On my zoo walk this morning by the elephant house, I didn’t know I would be saying goodbye to Kandula, whose birth in 2001 I remember.
Below, I post a sketch from December 2004, when Kandula was three years old.
Here is a sketch of our snowy spring garden—but it’s unfortunately not enough of a snowfall to “hide wholly from view” our newly delivered city trash and recycling bins, freshly painted by my husband and son with the house number.
Let the old snow be covered with the new:
The trampled snow, so soiled, and stained, and sodden.
Let it be hidden wholly from our view
By pure white flakes, all trackless and untrodden.
When Winter dies, low at the sweet Spring’s feet
Let him be mantled in a clean, white sheet.
Let the old life be covered by the new:
The old past life so full of sad mistakes,
Let it be wholly hidden from the view
By deeds as white and silent as snow-flakes.
Ere this earth life melts in the eternal Spring
Let the white mantle of repentance fling
Soft drapery about it, fold on fold,
Even as the new snow covers up the old.
—Ella Wheeler Wilcox
Before Christmas my daughter had a group of girls over to decorate gingerbread houses, and using the same materials (candy, frosting, marshmallows, nuts, cereal, and pretzels) they created an amazing variety of architectural ornamentation. The guests took their houses home, and my son and daughter nibbled periodically on theirs, but mine finally made its way, uneaten, to the garden on a sunny day for a winter squirrel/bird fest. Unless a tiny Norman elf moves into it first.
(the other sketches are doodles from the Christmas Revels)
Today is the Feast of St. Francis of Assisi, and in many places this is commemorated with an annual Blessing of the Animals in local churches. But Fluffy, Fido, and Goldie will have to wait until the weekend. Washington National Cathedral holds its ceremony on Sunday, October 7th, at 2:30 pm, on the west steps. In Woodley Park (our neighborhood) there is a choice between the front lawn of All Souls Episcopal Church on Saturday, October 6th at 3 pm, and St. Thomas Apostle at 10:30 am (where there will also be coffee and donuts for the people and treats for the animals). A Google search will undoubtedly reveal a blessing near you.
Today is also the birthday of writer and humorist Roy Blount, Jr., author of several books suitable for this day (as well as many other books on a wide variety of subjects): I Am Puppy, Hear Me Yap: The Ages of Dog; I Am the Cat, Don’t Forget That: Feline Expressions; Am I Pig Enough for You Yet?: Voices of the Barnyard; and If Only You Knew How Much I Smell You: True Portraits of Dogs. He is also a contributor to Unleashed: Poems by Writers’ Dogs, a gift for anyone who loves both dogs and poetry.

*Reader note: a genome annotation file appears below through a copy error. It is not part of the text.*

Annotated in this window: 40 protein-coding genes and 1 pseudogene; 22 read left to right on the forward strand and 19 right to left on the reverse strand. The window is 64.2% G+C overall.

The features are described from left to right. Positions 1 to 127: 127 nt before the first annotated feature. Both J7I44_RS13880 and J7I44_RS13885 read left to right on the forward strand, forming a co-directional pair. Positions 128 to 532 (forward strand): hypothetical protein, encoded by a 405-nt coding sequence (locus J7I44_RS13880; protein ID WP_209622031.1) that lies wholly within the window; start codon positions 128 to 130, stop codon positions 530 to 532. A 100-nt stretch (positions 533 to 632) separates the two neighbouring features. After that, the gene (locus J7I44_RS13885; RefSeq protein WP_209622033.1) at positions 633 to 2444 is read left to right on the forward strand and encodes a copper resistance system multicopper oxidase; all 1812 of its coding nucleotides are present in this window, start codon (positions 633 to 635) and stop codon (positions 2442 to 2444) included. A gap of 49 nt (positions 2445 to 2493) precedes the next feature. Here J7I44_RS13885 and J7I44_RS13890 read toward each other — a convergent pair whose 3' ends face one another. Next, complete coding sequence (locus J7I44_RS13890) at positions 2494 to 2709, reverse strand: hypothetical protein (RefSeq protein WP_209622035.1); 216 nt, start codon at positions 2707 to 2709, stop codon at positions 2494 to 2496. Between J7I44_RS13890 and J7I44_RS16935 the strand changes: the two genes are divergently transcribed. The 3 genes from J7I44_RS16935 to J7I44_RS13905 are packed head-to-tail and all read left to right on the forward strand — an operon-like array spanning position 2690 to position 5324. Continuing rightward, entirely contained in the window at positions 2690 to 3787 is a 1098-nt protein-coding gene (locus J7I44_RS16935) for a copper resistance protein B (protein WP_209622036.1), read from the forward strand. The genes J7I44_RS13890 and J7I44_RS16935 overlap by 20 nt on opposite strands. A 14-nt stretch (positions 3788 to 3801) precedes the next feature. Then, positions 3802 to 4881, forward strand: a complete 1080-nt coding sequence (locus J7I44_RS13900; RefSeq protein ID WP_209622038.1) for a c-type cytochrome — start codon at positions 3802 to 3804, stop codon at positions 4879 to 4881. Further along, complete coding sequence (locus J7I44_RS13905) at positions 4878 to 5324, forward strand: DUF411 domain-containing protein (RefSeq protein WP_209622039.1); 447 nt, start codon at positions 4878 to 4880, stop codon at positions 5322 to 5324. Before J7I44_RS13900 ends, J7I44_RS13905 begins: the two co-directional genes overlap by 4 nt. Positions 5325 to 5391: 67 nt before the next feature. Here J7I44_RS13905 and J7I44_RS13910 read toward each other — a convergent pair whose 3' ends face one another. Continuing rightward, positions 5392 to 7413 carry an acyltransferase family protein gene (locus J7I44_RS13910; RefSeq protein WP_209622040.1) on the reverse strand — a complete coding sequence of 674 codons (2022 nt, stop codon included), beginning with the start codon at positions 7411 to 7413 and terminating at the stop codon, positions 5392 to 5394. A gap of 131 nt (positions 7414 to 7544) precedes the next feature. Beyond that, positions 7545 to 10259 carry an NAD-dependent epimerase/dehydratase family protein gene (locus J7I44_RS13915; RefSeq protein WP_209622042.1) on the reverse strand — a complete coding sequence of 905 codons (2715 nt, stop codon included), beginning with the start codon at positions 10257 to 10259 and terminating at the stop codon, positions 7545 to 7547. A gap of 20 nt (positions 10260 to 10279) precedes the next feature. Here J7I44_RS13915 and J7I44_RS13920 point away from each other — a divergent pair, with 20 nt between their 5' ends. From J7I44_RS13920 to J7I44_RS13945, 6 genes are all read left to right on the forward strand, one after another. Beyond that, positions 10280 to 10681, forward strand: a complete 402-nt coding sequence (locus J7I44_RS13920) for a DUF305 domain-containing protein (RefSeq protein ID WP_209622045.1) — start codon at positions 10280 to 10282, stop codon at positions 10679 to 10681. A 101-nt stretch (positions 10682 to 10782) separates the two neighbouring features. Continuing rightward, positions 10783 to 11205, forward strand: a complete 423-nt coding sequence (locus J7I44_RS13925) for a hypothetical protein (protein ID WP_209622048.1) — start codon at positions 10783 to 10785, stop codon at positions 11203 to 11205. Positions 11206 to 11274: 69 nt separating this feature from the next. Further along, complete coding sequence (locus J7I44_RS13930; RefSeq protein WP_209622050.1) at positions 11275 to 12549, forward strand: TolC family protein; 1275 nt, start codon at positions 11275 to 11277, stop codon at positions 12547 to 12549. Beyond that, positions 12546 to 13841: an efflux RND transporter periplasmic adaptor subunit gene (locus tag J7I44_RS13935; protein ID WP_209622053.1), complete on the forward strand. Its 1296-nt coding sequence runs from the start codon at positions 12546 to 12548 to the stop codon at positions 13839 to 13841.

For a sketch, a riddle, and a mini-bio of Blount, please see Language Lover.
The Stanford in Washington Art Gallery has just opened Artists of Woodley Park, and what a pleasure it is to see so many people, working in such a variety of media, in our small neighborhood. The exhibit runs until July 15th and includes painting, sculpture, prints, photography, ceramics, glasswork, woodwork, jewelry and film. Please check the website for gallery location and hours.
Below is one of a series of four of my still-life paintings in the exhibit.
Here is a sketch from recent wanderings, and below it a verse my daughter and I learned while experiencing the properties of numbers in first grade. Its delight and usefulness lie in its three-fold-ness: three verses, in anapestic (short-short-long) monometer, about a charming three-petaled flower. During the same block I taught her to waltz, and we danced around the room chanting this poem.
For another March 1st welcome, please see In Like a Lion.
You may see.
White, green, gold
In the cold.
Words of cheer
Speak we clear:
Spring is near.
To celebrate the autumn equinox, one of the two times of year when the day and the night are of equal length, my daughter and I baked half-and-half cupcakes (lemon/chocolate). We distributed them door-to-door in the neighborhood, wherever we saw lights shining in the window after dinner on Equinox Eve, since the actual event was to take place at 5:05 am EDT the following morning. And you don’t want to be caught cupcake-less. Although I’m not sure everyone waited until the following morning to eat them. Happy Autumn, everybody.
The approach to the swimming pool where we try to squeeze in a few honorable laps each day is a zig-zag path lined with marigolds, coreopsis, and roses. Were there no pool at the end of the path, the magical walk between and beneath the cascading flowers would be glorious enough in itself. To contradict Jean de La Fontaine. Happy Labor Day, everyone!
Aucun chemin de fleurs ne conduit à la gloire. —Jean de La Fontaine
The rainmakers have undeniably taken an extended holiday this summer, and the sparkling fountain surrounded by grapevine-shaded tables tucked behind Firehook Bakery offers a welcome retreat from hot city sidewalks.Drops in rain language have not yet begun to stutter in the cloud throat. The thunder mouth is toothless and lighting has not yet flicked the spotlights on in the pupil of the eye. Until the stoves are lit, sleeves will be rolled up on the arms of the sun, another demonstration will erupt in the clandestine curves of the girl who in a Trieste piazza has wet her lips with wine and the summer will send gangsters to repulse autumn’s gunmen from the border of its waves. —Ronny Someck